John Pacenti
Palm Beach Post

Steve Bannon arrested and charged with fraud 09abd82b-5b32-484b-b3db-fde28e425550-Carlos_Gavidia_03

Carlos Gavidia, who earned national attention for his "Trumptilla" boat parades, is expected to be charged with sending a threatening text, a felony, to a resident of his former Jupiter country club community after they clashed over politics, his attorney told The Palm Beach Post on Monday.

Gavidia will surrender at the Palm Beach County Jail on Tuesday morning, said attorney Stuart Kaplan.

UPDATE: Trump boat parade organizer used anti-Semitic slur, sent a threatening text, report states

The criminal charge would come just days after Gavidia attended President Trump’s Republican National Convention speech on the White House lawn Thursday night.

Gavidia organized the boat parades with his vessel as the centerpiece. He renamed his 42-foot Yamaha Invincible boat “Trump” and wrapped it with a banner containing the president's name adorned with an eagle and stars.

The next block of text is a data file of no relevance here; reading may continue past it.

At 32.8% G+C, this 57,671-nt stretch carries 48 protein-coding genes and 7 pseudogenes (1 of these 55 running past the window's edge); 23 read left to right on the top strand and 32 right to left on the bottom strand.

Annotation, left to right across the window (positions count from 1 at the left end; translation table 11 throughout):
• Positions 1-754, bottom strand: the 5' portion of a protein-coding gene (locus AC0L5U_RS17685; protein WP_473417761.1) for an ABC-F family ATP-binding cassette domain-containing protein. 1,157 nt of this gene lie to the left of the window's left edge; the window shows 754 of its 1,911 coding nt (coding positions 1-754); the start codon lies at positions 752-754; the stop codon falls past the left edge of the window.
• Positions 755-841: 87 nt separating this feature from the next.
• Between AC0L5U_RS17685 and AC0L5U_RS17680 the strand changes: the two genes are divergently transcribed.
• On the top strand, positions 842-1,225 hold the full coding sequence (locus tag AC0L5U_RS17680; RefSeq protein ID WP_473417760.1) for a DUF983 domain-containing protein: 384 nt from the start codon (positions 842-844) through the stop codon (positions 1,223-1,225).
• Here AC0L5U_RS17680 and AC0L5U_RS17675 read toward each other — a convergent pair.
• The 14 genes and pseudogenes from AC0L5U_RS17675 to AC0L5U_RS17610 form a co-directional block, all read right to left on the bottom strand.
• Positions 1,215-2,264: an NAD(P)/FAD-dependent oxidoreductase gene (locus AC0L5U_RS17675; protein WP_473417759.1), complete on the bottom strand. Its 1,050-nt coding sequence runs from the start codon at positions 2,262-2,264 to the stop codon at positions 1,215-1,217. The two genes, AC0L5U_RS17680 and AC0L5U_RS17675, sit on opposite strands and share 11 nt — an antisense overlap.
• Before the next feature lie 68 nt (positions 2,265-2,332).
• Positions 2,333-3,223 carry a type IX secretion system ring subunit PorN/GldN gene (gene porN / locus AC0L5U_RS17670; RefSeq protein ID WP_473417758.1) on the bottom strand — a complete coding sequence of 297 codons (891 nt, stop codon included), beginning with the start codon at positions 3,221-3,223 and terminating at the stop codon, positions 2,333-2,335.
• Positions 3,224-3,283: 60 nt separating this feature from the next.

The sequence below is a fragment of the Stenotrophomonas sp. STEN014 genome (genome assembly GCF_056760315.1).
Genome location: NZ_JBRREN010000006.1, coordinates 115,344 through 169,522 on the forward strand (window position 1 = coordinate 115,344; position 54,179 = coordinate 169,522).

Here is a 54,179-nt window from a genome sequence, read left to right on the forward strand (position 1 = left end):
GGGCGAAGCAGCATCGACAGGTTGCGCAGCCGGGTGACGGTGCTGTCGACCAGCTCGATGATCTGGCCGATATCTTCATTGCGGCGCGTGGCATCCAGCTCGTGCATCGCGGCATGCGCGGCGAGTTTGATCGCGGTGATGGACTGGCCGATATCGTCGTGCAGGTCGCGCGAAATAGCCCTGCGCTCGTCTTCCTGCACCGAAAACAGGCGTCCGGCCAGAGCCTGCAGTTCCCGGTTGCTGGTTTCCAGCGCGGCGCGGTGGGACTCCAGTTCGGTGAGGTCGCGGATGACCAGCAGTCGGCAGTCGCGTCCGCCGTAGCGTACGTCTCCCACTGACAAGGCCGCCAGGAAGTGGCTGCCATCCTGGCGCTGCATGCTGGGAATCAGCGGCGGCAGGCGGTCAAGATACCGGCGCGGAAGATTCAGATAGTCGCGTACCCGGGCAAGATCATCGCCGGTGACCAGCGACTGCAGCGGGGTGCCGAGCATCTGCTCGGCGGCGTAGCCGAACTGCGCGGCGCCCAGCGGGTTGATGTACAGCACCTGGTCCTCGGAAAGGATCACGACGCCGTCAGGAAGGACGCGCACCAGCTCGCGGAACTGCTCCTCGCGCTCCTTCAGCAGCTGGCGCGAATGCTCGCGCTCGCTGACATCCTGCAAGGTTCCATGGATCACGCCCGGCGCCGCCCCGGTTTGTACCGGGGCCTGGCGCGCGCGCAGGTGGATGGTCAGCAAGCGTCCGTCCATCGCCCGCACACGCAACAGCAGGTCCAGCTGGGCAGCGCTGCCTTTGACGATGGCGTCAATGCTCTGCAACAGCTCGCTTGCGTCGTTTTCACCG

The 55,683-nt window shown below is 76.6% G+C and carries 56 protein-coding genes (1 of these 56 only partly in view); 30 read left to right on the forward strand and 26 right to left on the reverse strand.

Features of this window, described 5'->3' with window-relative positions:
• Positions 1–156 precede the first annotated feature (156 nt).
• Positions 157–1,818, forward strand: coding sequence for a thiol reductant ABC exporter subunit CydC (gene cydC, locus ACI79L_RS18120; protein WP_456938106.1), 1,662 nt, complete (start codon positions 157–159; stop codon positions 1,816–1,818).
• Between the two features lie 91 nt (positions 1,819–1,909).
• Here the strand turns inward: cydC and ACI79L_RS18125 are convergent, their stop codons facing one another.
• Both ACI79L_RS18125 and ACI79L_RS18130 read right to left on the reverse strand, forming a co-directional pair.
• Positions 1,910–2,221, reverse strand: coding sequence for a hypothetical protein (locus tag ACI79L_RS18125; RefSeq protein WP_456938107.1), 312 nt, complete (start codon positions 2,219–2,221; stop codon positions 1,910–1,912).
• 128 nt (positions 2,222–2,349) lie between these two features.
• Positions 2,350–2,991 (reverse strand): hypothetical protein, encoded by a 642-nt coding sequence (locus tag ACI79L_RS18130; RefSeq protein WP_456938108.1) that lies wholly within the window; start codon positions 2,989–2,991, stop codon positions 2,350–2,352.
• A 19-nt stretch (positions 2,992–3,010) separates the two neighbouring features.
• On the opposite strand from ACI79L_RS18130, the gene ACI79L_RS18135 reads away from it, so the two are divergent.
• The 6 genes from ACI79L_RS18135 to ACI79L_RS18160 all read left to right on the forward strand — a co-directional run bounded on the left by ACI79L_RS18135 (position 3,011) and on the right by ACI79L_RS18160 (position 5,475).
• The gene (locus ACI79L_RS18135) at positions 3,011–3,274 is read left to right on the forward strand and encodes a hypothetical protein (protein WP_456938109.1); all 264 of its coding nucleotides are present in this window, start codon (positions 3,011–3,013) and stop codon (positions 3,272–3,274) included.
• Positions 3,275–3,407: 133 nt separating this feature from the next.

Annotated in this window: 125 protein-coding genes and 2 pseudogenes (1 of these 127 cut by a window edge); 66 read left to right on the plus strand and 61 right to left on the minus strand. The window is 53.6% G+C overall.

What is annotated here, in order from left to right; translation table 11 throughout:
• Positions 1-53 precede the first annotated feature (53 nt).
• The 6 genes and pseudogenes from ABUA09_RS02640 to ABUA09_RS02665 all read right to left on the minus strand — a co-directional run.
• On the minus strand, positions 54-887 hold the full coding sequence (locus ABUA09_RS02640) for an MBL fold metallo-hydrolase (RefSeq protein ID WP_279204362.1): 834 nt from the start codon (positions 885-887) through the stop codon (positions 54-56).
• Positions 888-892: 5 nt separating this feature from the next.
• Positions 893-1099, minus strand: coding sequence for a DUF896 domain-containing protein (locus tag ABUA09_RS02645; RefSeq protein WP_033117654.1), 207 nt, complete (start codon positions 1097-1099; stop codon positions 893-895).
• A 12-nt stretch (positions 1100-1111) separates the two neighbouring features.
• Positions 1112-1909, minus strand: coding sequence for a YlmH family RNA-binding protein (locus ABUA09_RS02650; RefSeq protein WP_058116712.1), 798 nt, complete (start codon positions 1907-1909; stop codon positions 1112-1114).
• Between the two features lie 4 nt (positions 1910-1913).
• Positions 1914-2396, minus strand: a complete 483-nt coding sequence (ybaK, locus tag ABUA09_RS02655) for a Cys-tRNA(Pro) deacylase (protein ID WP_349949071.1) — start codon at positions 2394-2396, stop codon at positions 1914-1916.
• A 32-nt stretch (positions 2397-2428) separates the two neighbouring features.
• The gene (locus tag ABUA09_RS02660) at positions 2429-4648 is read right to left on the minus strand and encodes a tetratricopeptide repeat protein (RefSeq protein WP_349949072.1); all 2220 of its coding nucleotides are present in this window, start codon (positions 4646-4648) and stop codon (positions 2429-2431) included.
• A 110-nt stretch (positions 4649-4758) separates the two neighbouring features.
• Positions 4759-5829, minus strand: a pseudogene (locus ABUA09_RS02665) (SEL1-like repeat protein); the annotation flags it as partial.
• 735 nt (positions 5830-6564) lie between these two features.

He has been embraced by the Trump family and other high-profile supporters and was interviewed on conservative commentator Sean Hannity’s television show on Fox News.

Gavidia’s Linkedin page says he's a committee member of the Trump Victory Finance political action committee, a major fund-raising arm for the president’s re-election. He has also recently posted photos on Instagram of himself with Trump as well as Donald Trump Jr.

The Trump campaign has used the boat parades as a fund-raising tool, sending out an email blast on Sunday asking for donations in return for a replica of flags flown by the vessels. “Trump boat parade supporters are some of the President’s fiercest defenders,” the email said.

In a lengthy interview Monday with The Palm Beach Post, Gavidia said that he and his family were victims of constant harassment in Jupiter’s exclusive Admirals Cove. He said he was just defending himself in the text message in question after days of harassment from one person.